In accordance with Federal and VT state regulations, students with disabilities may not be denied access to VTVLC as an educational option. VTVLC has guidelines regarding access for students with disabilities. Individual student factors are taken into consideration along with the student’s request to enroll in desired courses. All reasonable and appropriate requests for accommodations within the VTVLC online learning environment will be carefully reviewed. Request for accommodations may include access to accessible instructional materials (AIM).Students identified as having an Individual Education Plan (IEP) or having a 504 Plan, will be afforded accommodations in compliance with these guidelines and curriculum for VTVLC. Educational services may not remain at the same level as is documented on the current IEP or 504Plan. Therefore, a virtual meeting will be held upon application and/or enrollment to VTVLC to discuss services and accommodations requested by the student.
The counselor, case manager and team from the sending school must support the student’s request to take a VTVLC course. The school-based team will verify that the course(s) meets the academic needs articulated in the student’s education plan. Similarly, any request for course content accommodations will also have to be verified by the school based team. This process will be required for a student with a disability only requesting accommodations via an IEP or 504 plan. The VTVLC program personnel and the consulting VTVLC special education coordinator will conduct an individual review regarding each request for access or content accommodations. This review will determine if the request is reasonable, appropriate or feasible within an online learning environment. The sending school team may determine the need for additional school-based services beyond those provided in the virtual learning environment.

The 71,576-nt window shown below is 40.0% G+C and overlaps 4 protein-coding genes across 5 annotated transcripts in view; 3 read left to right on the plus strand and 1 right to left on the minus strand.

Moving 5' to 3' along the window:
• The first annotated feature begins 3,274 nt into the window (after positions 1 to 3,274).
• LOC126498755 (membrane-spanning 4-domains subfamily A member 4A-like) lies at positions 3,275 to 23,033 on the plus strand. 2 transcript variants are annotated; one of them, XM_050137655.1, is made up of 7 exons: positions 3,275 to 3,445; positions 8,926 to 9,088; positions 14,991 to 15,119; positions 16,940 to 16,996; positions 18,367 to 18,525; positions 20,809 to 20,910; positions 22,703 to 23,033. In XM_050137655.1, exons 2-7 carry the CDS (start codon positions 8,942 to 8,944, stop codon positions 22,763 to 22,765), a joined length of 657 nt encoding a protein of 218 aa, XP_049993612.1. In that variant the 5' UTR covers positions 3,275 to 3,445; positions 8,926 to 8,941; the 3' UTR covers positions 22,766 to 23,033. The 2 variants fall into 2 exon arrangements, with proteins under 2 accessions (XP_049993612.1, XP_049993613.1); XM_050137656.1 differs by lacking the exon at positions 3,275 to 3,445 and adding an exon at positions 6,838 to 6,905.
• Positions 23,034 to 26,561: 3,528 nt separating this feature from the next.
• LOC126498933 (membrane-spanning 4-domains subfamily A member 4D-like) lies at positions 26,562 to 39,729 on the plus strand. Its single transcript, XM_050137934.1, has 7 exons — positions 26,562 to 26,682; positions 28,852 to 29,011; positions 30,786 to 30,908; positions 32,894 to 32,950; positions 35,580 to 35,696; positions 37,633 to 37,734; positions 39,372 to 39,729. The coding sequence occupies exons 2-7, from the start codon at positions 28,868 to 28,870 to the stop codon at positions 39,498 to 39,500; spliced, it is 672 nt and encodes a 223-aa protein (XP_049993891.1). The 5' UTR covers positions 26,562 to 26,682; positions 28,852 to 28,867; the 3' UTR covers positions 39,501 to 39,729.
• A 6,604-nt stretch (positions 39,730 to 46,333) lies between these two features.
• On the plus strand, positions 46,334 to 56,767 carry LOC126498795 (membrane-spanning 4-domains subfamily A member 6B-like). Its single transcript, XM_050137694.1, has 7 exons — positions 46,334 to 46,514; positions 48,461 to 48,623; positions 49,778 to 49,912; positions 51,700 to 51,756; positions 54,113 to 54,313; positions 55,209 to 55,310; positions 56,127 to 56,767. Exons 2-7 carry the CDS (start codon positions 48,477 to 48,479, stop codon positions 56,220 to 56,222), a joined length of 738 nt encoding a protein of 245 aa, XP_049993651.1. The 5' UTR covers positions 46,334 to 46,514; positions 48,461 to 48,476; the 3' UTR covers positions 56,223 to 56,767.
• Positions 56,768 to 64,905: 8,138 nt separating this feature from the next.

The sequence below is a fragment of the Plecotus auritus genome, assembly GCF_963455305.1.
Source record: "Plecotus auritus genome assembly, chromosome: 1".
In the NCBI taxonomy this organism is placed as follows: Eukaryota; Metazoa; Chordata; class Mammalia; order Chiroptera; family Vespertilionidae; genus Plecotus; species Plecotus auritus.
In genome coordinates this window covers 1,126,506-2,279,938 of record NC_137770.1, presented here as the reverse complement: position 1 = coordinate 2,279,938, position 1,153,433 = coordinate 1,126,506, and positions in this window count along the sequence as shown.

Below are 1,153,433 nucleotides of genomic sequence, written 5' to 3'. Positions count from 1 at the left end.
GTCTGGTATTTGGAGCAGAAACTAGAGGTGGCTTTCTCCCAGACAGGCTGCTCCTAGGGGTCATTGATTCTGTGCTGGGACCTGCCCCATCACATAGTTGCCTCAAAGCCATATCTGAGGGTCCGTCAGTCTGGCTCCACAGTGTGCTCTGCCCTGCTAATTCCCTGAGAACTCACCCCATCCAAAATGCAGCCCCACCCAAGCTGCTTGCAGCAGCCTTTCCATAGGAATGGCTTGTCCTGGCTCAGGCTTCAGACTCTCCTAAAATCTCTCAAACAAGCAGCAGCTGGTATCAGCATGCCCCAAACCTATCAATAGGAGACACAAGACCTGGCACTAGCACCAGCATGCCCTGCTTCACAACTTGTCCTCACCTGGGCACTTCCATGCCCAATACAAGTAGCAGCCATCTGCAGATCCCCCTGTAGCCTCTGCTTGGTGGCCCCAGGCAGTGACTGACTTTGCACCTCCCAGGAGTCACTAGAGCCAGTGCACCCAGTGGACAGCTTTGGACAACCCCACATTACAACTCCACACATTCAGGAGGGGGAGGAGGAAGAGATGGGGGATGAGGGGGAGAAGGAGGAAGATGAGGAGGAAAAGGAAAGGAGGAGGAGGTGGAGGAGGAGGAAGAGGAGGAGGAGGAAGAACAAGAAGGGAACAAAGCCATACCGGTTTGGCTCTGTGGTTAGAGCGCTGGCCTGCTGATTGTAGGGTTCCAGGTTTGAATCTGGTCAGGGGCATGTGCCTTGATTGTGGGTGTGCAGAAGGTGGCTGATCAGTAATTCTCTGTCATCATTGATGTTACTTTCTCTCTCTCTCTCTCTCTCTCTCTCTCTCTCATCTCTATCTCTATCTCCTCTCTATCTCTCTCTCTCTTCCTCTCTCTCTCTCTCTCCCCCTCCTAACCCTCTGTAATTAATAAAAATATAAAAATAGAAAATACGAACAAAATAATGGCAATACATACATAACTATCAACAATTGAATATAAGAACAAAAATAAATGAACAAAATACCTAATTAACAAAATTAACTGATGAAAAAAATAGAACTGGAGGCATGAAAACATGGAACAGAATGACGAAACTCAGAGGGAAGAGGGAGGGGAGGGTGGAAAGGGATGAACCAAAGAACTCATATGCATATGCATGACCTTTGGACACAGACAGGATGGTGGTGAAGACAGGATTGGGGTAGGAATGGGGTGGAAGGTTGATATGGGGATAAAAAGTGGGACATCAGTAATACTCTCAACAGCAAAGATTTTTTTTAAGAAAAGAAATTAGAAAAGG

Depending on the nature and the extent of those additional services the VTVLC personnel, in collaboration with the sending school personnel, will determine if VTVLC is a good match for the student.
It is important to note that in general, access to course content for students with disabilities, may be further enhanced by the expectation that VTVLC courses may offer students alternatives such as: multiple means of representation so that learners have various options for acquiring information, multiple means of expression so that learners have alternative ways to show that learning has occurred, and multiple means of engagement to increase motivation and tap into students’ interests.
The following list provides samples of possible accommodations for each of these three dimensions.
Multiple Means of Representation
Content presented in video, audio, slide show
Reading materials with AIM resources (text-to-speech, highlighting, large font, etc.)
Translation for non-native speakers (ELL students)
Graphic representations such as concept maps and graphic organizers
Illustrative representations such as diagrams and simulation
Multiple Means of Expression
Alternative forms of text input: (speech-to-text, switches, touch pads, etc)
Media-based assignments (drawings, maps, diagrams, videos, etc)
Reduced text assignments (outlines, concept maps, tables, graphs, etc)
Supportive tools: spelling and grammar checkers, drawing programs, outliners
Accessible social networking options (accessible twitter etc.)
Multiple Means of Engagement
Peer/Team inquiry projects
On line (virtual) experiments
Additional Possible Accommodation Options
Captioned video resources with transcript available.
Text transcripts for audio resources.
TTS and/or highlighting software.
Minimization of unnecessary graphics.
Alternative presentations, including graphic presentations of instructional content.
Alternative navigation tools.
Web resources evaluated specifically for accessibility.
For more information, contact:
Jeff Renard, Director VTVLC